The reviews of Richard Ford’s novel Canada are in, and from the four or five reviews that I saw, these two points was made consistently: One: Canada is one of the best American novels of the year because of Ford’s prose. Two: The tone is haunting and heartbreaking without being cloying or sentimental.
I heartily agree with both points. Canada is carried by the quality of its writing. The novel is narrated by a sixty-five year old Dell Parsons whose parents robbed a bank in the summer before he was to enter high school. The first half of the novel, set in Montana in 1960, follows Dell’s parents’ unlikely transformation into felons. The second half of the novel takes place in Canada, where Dell contemplates the arrest of his parents and the disappearance of his twin sister.
The first half of the novel–the American side, if you will–is the better one. It reads like a crime thriller, albeit a slowly-paced one. Ford gives away his major plot element right away. We know Dell’s parents will rob a bank from the opening sentence of the novel. The suspense comes from watching Dell watching his parents, a retired Air Force officer and a teacher, formulate a plot to rob a bank. Dell struggles to understand why two ordinary people would decide to commit a crime. We struggle a bit, too, especially to understand why Neeva, his mother, agrees to be an accomplice. The tautness of the prose and the suspense as the plot unfolds carry us past the problems with motivation. Who knows, really, why anyone commits a crime? Dostoevsky and Camus both knew better than to explain criminal behavior too thoroughly.
After his parents are arrest, Dell is sent to live with a strange cast of characters in Saskatchewan. To Americans, Canada is a vague place, neither foreign nor domestic. In Dell’s eyes Canada is a spooky landscape waiting to be re-enchanted, a place where the effects of civilization are ebbing away. He had grown up with a family that had felt itself alienated from Western American society. In Saskatchewan Dell must find his way in a society with seemingly no connective tissue at all. Before his parents’ arrest Dell had been plotting out his life like a chess game. In Canada he’s stuck in a ghost town. He goes from a plotter to an observer; his life story changes from a conventional narrative arch into a transformative interlude in which suspension becomes a mode of being.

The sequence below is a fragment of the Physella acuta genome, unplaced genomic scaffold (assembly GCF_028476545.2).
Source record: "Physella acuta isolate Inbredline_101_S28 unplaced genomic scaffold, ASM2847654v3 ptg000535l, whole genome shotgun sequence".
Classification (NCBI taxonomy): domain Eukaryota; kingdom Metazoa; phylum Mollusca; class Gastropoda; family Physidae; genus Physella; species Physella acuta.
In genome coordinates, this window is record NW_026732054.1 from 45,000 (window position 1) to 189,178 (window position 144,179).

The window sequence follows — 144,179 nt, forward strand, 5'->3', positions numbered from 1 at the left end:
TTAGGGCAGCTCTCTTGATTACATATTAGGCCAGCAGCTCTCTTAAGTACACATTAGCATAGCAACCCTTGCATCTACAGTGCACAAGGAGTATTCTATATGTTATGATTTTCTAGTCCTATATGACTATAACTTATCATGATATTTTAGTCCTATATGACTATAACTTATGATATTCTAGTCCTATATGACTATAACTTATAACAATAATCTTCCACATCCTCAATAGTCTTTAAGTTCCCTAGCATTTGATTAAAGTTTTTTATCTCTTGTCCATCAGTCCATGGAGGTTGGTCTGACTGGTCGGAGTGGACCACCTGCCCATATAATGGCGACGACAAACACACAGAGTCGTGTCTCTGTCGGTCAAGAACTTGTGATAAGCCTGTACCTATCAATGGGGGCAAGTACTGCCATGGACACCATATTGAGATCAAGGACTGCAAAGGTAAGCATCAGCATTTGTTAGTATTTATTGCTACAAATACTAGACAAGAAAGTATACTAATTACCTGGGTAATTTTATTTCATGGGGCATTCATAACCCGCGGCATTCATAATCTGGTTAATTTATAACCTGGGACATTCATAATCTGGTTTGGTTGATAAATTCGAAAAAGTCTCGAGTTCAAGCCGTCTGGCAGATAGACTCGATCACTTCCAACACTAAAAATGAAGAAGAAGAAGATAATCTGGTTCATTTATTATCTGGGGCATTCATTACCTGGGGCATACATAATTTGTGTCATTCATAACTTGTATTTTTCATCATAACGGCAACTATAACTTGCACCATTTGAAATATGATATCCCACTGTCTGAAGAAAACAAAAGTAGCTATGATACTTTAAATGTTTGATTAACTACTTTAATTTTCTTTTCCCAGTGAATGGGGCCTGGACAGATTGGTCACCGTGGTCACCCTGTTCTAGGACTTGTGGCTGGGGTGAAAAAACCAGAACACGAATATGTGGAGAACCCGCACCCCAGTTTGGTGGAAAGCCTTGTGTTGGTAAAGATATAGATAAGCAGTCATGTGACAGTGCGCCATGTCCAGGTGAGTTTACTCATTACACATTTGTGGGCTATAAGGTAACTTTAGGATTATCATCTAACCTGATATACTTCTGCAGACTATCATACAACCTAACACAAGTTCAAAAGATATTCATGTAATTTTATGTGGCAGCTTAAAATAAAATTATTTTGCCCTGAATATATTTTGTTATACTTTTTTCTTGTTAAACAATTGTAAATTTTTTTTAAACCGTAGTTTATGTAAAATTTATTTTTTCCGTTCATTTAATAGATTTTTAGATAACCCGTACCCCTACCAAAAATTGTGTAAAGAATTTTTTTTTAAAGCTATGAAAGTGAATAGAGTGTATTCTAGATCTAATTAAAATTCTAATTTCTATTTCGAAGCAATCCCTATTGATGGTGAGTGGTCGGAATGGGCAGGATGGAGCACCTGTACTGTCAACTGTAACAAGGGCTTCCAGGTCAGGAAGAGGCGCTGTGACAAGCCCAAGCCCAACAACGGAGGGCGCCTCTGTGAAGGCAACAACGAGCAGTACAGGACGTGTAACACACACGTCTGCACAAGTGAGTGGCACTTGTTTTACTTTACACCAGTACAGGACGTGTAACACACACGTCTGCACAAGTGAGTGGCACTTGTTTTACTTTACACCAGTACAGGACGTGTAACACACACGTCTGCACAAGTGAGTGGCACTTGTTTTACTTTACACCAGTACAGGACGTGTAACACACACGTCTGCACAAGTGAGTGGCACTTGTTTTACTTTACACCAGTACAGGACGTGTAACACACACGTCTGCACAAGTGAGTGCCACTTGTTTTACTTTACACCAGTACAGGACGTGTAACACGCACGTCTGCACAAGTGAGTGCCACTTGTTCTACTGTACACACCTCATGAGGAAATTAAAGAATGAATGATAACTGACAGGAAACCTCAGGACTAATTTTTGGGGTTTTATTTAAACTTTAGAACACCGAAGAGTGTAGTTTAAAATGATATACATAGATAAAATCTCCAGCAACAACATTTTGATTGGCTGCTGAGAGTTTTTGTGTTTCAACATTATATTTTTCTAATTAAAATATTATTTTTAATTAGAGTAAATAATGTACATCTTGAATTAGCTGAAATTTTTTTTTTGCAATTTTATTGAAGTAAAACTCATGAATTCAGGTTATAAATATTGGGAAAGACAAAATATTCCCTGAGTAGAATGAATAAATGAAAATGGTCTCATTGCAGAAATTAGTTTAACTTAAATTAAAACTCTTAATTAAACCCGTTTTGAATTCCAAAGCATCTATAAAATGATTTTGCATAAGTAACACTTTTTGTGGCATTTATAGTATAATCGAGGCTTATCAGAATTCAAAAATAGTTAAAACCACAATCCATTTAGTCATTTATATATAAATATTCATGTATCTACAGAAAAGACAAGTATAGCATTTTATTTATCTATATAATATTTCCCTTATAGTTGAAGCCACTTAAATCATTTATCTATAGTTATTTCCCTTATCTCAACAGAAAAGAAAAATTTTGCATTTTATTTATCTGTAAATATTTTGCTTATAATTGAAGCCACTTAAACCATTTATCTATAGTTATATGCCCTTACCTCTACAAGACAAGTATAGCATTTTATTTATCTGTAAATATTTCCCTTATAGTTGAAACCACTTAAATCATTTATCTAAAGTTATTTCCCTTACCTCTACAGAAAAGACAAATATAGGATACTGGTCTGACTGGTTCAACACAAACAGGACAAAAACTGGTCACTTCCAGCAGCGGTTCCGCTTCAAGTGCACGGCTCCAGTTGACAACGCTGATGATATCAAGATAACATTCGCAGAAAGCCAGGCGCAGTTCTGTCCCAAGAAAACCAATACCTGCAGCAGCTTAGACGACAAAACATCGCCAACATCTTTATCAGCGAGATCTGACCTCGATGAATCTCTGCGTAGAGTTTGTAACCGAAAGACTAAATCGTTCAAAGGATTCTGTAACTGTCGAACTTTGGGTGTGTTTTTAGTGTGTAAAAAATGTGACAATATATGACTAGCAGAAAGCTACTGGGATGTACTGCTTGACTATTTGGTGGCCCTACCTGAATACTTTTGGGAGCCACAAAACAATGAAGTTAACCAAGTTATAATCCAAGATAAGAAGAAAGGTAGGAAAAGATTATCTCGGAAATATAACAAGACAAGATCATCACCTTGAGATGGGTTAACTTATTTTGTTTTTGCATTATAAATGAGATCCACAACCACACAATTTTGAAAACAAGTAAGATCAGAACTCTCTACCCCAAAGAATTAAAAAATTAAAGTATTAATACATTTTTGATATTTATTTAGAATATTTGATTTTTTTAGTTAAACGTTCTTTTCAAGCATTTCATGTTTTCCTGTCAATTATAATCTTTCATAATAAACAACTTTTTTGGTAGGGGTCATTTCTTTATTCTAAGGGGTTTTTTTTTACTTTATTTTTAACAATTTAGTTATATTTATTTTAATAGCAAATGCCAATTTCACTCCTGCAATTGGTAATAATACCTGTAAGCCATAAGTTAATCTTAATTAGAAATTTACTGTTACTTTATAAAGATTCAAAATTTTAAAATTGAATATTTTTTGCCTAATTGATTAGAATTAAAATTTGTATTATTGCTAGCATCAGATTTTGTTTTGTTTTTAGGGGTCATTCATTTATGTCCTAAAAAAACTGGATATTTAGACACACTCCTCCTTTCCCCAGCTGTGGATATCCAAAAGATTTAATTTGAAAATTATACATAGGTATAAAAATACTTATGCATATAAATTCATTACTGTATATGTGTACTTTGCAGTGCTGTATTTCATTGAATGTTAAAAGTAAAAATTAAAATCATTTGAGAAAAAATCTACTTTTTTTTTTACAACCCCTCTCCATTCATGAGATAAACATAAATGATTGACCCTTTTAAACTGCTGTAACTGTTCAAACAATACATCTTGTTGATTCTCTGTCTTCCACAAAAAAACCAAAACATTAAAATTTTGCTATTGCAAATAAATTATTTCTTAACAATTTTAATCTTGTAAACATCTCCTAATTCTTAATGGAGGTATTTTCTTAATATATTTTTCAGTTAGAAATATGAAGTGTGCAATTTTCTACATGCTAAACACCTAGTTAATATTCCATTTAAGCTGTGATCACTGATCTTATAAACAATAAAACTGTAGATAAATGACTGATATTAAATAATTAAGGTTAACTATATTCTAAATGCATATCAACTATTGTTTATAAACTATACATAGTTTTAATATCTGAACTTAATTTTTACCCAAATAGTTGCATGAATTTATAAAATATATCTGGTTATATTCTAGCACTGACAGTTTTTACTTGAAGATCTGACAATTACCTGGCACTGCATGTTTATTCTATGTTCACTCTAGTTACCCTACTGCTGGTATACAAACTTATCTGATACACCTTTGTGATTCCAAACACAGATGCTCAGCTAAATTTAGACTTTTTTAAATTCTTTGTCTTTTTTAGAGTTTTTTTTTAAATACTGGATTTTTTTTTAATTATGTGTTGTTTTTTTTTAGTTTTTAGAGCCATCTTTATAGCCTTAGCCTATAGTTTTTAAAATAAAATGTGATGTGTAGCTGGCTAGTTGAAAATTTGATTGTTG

Dell’s experience in the weeks leading up to his parents’ crime is repeated in Saskatchewan. Once again an unlikely person commits a terrible crime–this time, a murder. The buildup-payoff formula doesn’t work as well the second time around because of the bleak hopelessness of Dell’s time in Canada. In effect Dell re-experiences the trauma of his parents’ crime, their awful revelation of their own helplessness.
The vision in Canada isn’t tragic so much as traumatic. Tragedy can be dramatized, but trauma never enters language. Ford’s novel, like Hemingway’s The Sun Also Rises, is structured by trauma without depicting it directly. The result is a flattening out of language and vision. Dell concludes his story with this curious statement:
I believe in what you see being most of what there is, as I’ve taught my students, and that life’s passed along to us empty. So, while significance weigh heavy, that’s the most it does. Hidden meaning is all but absent. The interlude is the life.
All Dell can do is “connect the unequal things into a whole that preserves the good,” which is pretty much all Hemingway’s prose does. For both Ford and Hemingway the actions of life have gravity but no meaning. Characters are trapped by the pull of gravitational fields. Neither Dell nor Hemingway’s Jake can change. Dell never develops beyond his thwarted plans for high school. He never leaves Canada, constrained by absence.